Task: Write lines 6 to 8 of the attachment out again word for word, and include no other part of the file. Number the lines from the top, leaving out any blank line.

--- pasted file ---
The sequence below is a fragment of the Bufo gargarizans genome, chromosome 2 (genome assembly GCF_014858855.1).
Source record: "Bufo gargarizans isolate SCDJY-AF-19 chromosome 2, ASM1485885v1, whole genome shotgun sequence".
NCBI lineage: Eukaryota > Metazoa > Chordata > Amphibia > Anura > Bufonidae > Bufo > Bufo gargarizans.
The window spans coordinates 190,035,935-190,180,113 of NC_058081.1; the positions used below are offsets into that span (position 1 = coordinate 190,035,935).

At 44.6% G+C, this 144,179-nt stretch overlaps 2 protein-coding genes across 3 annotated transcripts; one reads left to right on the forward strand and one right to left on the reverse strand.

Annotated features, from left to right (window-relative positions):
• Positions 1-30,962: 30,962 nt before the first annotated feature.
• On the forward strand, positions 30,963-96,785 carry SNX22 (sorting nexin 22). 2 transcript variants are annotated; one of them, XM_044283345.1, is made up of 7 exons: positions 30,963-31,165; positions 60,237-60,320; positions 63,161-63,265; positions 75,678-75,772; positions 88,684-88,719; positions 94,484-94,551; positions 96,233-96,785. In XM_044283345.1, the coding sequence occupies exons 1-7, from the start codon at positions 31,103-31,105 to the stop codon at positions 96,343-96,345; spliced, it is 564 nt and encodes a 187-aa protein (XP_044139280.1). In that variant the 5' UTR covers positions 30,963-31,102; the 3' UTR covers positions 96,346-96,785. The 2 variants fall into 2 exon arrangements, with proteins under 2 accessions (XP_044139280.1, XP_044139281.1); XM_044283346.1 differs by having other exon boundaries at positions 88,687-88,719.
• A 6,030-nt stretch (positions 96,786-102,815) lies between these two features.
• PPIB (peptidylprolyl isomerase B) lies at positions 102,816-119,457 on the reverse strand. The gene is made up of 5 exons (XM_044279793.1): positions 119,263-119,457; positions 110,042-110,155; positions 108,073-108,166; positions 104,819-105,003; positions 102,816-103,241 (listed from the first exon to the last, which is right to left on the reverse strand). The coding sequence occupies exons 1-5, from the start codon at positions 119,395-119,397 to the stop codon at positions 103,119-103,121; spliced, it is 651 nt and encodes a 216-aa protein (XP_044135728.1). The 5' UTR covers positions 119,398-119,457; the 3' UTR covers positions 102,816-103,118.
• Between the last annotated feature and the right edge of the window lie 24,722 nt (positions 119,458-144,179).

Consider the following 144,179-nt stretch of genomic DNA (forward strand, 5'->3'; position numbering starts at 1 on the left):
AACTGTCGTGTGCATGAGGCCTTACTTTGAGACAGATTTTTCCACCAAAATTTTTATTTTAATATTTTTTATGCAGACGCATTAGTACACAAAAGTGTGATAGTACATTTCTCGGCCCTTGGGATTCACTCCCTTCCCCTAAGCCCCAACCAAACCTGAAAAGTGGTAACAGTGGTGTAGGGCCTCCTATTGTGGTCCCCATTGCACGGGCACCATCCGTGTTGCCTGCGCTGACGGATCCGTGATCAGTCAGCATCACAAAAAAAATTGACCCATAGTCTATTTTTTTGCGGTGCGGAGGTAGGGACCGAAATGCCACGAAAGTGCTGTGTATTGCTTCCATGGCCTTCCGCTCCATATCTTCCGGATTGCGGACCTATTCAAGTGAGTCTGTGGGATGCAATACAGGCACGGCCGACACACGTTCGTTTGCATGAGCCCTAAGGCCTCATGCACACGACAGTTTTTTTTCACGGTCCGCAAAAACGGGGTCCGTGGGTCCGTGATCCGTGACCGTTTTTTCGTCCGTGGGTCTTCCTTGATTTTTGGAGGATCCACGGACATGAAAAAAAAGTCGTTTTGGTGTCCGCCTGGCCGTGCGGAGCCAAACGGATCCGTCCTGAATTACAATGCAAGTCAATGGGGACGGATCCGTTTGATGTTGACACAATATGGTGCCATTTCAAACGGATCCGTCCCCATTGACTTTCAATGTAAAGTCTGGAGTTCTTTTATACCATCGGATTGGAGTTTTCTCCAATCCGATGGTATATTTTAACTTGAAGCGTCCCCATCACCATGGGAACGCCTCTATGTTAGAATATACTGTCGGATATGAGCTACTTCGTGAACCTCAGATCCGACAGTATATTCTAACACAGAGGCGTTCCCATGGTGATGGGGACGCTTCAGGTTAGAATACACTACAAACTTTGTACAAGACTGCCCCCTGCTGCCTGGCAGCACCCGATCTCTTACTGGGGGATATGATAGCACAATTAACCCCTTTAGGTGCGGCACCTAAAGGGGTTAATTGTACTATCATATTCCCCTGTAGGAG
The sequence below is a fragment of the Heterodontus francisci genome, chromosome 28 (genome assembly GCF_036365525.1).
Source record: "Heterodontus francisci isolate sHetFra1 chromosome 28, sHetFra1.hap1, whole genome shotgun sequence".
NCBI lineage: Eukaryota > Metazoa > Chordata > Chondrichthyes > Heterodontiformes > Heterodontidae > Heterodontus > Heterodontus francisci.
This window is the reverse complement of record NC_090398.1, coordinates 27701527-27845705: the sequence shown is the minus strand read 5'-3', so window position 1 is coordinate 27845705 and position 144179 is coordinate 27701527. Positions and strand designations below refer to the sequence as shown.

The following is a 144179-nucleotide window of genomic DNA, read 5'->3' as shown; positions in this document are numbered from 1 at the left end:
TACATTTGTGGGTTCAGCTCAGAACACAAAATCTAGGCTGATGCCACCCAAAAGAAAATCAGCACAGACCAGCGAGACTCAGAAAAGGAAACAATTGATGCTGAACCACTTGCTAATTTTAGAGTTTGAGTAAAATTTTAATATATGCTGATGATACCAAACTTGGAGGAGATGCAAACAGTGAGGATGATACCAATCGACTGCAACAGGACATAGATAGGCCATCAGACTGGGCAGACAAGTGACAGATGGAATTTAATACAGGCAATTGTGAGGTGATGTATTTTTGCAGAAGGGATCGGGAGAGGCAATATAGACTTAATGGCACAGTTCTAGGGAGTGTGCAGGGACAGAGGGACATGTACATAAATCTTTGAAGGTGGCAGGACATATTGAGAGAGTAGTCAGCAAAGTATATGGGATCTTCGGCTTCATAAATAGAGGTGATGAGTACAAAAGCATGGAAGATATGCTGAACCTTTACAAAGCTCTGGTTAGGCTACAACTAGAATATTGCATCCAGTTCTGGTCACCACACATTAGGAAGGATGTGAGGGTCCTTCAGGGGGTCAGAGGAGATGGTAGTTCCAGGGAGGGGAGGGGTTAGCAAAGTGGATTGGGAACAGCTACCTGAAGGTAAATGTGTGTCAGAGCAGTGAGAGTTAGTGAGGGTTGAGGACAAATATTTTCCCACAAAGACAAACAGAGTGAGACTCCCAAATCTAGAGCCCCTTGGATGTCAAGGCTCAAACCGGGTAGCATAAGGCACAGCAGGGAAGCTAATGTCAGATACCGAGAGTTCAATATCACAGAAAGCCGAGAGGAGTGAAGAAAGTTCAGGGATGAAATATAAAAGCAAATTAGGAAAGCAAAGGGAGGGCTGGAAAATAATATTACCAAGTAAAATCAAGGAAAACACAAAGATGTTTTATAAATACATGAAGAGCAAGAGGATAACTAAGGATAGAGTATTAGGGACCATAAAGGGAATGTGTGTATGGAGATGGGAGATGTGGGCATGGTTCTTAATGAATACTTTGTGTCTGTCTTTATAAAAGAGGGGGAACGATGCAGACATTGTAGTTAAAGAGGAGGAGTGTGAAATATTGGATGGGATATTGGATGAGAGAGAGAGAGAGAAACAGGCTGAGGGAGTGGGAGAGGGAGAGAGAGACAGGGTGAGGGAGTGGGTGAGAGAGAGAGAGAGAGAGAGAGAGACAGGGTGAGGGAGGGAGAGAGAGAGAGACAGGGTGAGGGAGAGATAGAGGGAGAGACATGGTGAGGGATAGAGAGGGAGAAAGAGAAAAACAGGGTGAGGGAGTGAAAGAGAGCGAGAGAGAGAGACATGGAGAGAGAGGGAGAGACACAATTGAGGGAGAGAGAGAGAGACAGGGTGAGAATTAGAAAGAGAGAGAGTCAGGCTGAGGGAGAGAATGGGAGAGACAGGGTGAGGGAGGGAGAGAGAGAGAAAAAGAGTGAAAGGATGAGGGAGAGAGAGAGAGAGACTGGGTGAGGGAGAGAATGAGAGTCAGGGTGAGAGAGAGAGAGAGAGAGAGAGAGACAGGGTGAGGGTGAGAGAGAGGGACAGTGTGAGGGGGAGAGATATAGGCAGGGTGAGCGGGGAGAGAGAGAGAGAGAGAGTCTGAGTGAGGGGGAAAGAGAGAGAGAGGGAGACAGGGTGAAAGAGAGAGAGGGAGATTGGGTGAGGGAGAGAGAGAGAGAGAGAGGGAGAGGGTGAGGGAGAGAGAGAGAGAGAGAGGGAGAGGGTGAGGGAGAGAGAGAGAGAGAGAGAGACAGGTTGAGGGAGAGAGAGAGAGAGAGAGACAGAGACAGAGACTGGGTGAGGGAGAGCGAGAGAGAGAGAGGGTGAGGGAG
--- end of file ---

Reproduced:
Annotated features, from left to right (window-relative positions):
• Positions 1-30,962: 30,962 nt before the first annotated feature.
• On the forward strand, positions 30,963-96,785 carry SNX22 (sorting nexin 22). 2 transcript variants are annotated; one of them, XM_044283345.1, is made up of 7 exons: positions 30,963-31,165; positions 60,237-60,320; positions 63,161-63,265; positions 75,678-75,772; positions 88,684-88,719; positions 94,484-94,551; positions 96,233-96,785. In XM_044283345.1, the coding sequence occupies exons 1-7, from the start codon at positions 31,103-31,105 to the stop codon at positions 96,343-96,345; spliced, it is 564 nt and encodes a 187-aa protein (XP_044139280.1). In that variant the 5' UTR covers positions 30,963-31,102; the 3' UTR covers positions 96,346-96,785. The 2 variants fall into 2 exon arrangements, with proteins under 2 accessions (XP_044139280.1, XP_044139281.1); XM_044283346.1 differs by having other exon boundaries at positions 88,687-88,719.